Human v machine intelligence: Google has made its biggest change to Google Ads since… ever?
Performance Max is Google’s next iteration of campaign in Google Ads, and it’s at once exciting, scary, and powerful – and advertisers will have no choice but to learn how to use it, Indago Digital’s Gary Nissim writes. Automation and machine learning is rapidly replacing human intelligence, but maybe there’s a silver lining to that.
In November 2021, Google made its new campaign format, Performance Max, accessible to all of us – and I’m surprised that so few of us are talking about it.
Performance Max is Google’s next generation of smart campaign where an advertiser allows Google’s machine learning to serve and optimise ads across the entire Google ecosphere: Search, Shopping, YouTube, Gmail, Display, Discover, and Maps.
At this point you’re likely to be in one of two camps – horrified by the thought of relinquishing this type of power to the big G, or excited at the prospect of driving increased sales at a lower price with less effort. Maybe a bit of both?
Let’s look at what it is, how it works, what it means, and weigh up the pros and cons.
What is it?
Based on conversion goal(s), Performance Max leverages Google’s entire inventory from a single campaign. Once you’ve chosen a few things – budget, objective, geo targeting, landing pages, audience signals, and creative elements (assets) – your Performance Max campaign sets off in pursuit of potential customers across YouTube, Display, Search, Maps, Discover, Gmail, and all the rest of Google’s channels.
It combines Google’s understanding of user intent, behaviour and context (based on 3.8 million searches a minute!) with budget optimisation to serve your most engaging ads to the right people at the right time, capturing new conversion opportunities as a result.
Google reports that advertisers who use Performance Max campaigns in their account see an average increase of 13 per cent total incremental conversions at a similar cost per action.
What are the pros?
- Access to the entire Google ecosphere in one place, saving you time and providing scale.
- Using Google’s world beating machine learning to find the right customers in the right place at the right time.
- Tell Google who you think your audience is and let the machine find them for you – remember audience signals, not target audience.
What are the cons?
All the above? I don’t think I need to educate you here. This is the part that scares us all.
What I do need to say is that as great as Google’s machine learning tech is, it’s certainly not infallible. It needs to be set up perfectly, takes time to learn, can often run astray, changes in spend, and seasonality messes with it. Plus, it still needs a human (dare I suggest a human from a Google Premier Partner agency?) at the helm steering and ensuring the waters remain calm.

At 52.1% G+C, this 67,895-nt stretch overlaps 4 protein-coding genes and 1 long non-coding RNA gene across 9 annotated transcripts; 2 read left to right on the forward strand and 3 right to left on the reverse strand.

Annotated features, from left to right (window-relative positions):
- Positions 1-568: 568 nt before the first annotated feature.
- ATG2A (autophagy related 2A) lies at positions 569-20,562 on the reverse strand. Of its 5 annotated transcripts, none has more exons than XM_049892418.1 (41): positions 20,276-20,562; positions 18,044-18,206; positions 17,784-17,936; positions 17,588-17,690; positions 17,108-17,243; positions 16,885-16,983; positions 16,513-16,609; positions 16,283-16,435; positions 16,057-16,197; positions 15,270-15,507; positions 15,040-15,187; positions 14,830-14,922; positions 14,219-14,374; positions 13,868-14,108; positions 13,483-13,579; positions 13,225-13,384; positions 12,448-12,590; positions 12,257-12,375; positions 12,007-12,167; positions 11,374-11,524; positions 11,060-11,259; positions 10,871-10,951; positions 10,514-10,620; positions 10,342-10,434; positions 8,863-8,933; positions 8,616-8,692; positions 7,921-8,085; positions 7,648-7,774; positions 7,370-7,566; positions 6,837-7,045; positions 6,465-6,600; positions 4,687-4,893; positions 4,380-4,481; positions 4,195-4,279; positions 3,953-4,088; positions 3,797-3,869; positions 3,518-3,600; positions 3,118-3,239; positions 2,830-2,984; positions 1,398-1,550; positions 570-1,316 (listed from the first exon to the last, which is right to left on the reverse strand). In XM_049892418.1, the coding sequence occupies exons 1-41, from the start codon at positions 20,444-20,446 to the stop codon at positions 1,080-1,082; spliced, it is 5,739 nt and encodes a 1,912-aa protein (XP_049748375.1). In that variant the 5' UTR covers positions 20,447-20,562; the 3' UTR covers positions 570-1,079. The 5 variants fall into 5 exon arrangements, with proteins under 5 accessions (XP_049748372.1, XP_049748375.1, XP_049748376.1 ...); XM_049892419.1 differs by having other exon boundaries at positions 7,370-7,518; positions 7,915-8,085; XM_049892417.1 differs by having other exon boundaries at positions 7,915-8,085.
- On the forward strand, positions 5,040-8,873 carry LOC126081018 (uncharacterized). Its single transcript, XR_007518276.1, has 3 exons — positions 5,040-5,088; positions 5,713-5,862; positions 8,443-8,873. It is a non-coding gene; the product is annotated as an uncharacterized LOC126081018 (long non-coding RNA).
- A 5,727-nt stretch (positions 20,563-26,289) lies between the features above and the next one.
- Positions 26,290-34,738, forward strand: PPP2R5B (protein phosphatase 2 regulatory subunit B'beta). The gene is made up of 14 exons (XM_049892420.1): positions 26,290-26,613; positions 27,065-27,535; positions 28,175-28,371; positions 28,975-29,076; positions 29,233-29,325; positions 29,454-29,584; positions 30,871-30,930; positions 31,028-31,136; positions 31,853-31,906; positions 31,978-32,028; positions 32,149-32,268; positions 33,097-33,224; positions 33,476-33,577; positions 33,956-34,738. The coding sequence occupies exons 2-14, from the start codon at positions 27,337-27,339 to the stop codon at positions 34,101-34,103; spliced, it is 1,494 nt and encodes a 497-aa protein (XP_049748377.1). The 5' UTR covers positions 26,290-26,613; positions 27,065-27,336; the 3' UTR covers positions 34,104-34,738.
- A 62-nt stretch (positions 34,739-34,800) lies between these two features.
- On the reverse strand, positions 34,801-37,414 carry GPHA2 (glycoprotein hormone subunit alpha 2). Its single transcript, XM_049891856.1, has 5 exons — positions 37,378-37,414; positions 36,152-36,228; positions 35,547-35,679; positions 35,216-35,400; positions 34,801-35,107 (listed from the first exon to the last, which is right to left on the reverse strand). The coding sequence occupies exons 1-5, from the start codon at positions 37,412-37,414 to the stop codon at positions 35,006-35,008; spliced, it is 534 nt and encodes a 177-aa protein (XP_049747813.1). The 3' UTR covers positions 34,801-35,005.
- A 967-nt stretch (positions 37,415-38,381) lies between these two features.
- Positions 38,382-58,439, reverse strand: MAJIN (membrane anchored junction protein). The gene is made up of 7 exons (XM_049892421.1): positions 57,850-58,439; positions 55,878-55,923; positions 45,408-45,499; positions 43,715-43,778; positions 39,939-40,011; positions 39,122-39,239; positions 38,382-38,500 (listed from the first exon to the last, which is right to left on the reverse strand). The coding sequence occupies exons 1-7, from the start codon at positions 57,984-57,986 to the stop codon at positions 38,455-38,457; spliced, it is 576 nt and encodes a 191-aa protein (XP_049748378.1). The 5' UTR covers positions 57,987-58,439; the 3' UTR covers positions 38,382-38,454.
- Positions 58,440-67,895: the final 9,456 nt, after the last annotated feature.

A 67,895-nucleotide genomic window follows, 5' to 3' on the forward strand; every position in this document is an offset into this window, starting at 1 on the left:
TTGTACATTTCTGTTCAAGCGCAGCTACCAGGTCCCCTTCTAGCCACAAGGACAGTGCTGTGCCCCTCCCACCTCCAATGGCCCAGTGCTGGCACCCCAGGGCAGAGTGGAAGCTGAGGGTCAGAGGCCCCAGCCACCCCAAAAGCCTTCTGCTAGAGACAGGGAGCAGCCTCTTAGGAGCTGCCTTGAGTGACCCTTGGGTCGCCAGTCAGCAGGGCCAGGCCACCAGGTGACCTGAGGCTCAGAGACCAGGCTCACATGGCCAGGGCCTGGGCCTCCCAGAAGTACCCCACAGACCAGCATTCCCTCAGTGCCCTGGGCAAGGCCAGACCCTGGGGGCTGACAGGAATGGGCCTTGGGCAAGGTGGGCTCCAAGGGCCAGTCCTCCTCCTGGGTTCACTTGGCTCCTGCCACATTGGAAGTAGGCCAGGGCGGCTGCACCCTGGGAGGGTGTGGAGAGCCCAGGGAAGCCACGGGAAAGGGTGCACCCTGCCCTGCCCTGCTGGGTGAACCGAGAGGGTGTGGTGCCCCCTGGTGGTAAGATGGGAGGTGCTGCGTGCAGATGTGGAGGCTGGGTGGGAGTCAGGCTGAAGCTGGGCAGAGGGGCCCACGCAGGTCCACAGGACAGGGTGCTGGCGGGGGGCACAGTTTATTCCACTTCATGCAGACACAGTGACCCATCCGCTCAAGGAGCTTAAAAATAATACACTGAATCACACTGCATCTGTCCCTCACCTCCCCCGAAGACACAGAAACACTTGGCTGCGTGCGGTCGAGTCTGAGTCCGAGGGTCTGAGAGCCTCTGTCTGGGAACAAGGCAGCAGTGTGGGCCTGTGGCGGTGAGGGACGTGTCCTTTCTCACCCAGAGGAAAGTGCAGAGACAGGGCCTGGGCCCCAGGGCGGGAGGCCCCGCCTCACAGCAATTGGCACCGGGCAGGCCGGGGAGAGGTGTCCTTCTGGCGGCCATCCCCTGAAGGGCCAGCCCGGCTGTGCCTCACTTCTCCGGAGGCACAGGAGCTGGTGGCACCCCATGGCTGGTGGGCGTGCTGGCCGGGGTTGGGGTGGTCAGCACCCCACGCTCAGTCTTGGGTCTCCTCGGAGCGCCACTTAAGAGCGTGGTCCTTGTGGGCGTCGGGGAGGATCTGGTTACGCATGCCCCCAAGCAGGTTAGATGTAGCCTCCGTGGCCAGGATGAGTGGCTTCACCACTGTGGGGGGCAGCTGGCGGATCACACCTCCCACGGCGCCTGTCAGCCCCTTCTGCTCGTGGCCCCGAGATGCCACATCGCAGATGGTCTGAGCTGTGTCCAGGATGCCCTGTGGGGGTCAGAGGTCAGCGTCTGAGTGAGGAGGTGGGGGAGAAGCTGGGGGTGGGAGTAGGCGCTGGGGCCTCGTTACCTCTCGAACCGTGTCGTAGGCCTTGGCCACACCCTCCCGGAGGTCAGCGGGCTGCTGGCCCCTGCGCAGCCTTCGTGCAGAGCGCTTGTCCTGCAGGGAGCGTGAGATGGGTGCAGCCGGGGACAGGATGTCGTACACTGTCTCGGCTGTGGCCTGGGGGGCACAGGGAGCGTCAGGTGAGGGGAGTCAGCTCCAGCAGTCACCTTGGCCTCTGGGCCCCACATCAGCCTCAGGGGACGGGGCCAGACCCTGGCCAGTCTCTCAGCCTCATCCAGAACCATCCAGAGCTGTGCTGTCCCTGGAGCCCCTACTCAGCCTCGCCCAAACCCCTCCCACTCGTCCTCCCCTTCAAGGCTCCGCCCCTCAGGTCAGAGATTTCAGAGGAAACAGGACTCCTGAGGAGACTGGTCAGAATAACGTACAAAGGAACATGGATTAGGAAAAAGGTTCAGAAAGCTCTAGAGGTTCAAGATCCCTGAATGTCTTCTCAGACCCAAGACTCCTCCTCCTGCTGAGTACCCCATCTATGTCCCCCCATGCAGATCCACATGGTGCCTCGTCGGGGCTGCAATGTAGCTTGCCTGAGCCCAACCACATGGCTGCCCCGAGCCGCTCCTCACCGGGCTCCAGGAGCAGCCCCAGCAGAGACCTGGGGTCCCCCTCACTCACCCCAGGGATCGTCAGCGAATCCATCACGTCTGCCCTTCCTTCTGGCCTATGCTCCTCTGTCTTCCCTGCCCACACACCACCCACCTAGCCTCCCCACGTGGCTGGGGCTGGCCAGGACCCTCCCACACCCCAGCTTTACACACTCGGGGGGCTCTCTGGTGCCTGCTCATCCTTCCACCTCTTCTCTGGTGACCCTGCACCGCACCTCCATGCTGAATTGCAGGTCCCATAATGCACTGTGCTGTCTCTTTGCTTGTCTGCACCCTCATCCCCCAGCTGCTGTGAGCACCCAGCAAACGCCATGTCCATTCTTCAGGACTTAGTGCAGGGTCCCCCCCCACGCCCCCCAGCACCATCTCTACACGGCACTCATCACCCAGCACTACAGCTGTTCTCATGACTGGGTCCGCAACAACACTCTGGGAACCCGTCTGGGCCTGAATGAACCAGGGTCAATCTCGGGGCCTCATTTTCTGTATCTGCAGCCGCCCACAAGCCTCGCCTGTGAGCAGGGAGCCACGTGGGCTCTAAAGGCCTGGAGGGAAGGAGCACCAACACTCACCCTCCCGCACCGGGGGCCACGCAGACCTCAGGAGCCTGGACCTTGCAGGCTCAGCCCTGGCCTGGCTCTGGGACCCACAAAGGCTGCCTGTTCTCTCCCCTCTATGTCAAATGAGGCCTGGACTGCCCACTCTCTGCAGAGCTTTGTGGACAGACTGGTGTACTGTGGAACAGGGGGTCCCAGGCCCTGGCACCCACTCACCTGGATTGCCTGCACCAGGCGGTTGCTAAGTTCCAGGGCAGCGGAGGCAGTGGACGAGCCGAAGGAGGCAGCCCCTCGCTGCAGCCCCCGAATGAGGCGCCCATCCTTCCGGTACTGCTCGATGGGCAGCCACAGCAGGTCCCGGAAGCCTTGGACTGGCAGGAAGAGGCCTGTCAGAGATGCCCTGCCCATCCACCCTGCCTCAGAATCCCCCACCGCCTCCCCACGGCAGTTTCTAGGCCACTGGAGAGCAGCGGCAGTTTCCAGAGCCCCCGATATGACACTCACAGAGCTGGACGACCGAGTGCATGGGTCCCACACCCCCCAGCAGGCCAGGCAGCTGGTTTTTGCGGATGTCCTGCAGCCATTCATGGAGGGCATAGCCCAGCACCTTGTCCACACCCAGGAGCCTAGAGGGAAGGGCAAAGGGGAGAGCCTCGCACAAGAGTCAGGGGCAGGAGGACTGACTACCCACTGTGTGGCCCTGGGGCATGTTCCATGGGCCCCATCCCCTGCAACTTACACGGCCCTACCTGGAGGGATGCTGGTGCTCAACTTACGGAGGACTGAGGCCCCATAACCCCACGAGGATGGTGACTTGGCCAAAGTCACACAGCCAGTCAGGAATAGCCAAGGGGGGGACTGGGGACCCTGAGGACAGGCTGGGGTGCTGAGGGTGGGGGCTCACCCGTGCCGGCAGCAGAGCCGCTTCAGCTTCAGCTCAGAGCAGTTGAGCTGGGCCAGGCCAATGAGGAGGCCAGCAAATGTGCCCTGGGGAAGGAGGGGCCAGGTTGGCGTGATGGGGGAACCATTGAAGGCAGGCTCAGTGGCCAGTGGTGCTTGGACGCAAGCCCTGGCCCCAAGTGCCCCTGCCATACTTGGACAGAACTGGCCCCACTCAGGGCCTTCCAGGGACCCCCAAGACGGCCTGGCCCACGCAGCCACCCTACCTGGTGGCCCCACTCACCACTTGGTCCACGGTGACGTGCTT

Who is it for?
I’ve read that it’s most relevant both for advertisers with unlimited budget looking to unlock unexpected customer segments and advertisers who have limited budget and don’t know where to invest it.
In my opinion, it’s relevant to everyone – from the inexperienced first-timer who has no idea what they’re doing, through to the most experienced acquisition marketer looking to squeeze out that final bit of ROI.
What do I do?
These new campaign types normally work well, and early adopters win. So I say get on board and start trialling.
The reality is that you don’t have much choice – and for some advertisers there is no choice – as Google has already started to replace some campaign formats (Smart Shopping and Local campaigns) with Performance Max. I’d be surprised if this format doesn’t become the only one available to us in the next few years.
The future of acquisition marketing
As automation and machine learning continue to develop and outpace human intelligence, the playing field will level out and the advertising opportunities available to marketers will become equal.
Marketing will no longer be fought (and won) on Google, Facebook and other platforms – we’ll all be using the same automated campaign types, like Performance Max. The fight will be won by having:
- Better creatives and messaging,
- Better product(s) with stronger price points,
- More useful and relevant content,
- Higher customer reviews and more frequent PR,
- An online experience that is superior.
And maybe that’s not the worst thing.
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Retail media growth and the secret sauce: Nando's sees 27% sales uplift, 70% new customers in Cartology omnichannel retail campaign with Fresh Magazine, social, front of store screens and more
Retail media is forecast to triple in size over the next five years from $850 million to $2.14 billion. It has become one of the most talked about emerging media sectors – and for good reason. It has a unique, data-led approach based on real customer insights and closed loop reporting, adding real accountability to campaign investment. Just ask fan favourite Nando’s.
And it continues its growth trajectory.